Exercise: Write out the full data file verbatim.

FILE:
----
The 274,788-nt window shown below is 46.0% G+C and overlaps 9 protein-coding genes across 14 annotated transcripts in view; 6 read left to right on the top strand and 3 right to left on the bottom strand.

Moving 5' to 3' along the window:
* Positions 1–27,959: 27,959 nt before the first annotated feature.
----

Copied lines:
The 274,788-nt window shown below is 46.0% G+C and overlaps 9 protein-coding genes across 14 annotated transcripts in view; 6 read left to right on the top strand and 3 right to left on the bottom strand.

Moving 5' to 3' along the window:
* Positions 1–27,959: 27,959 nt before the first annotated feature.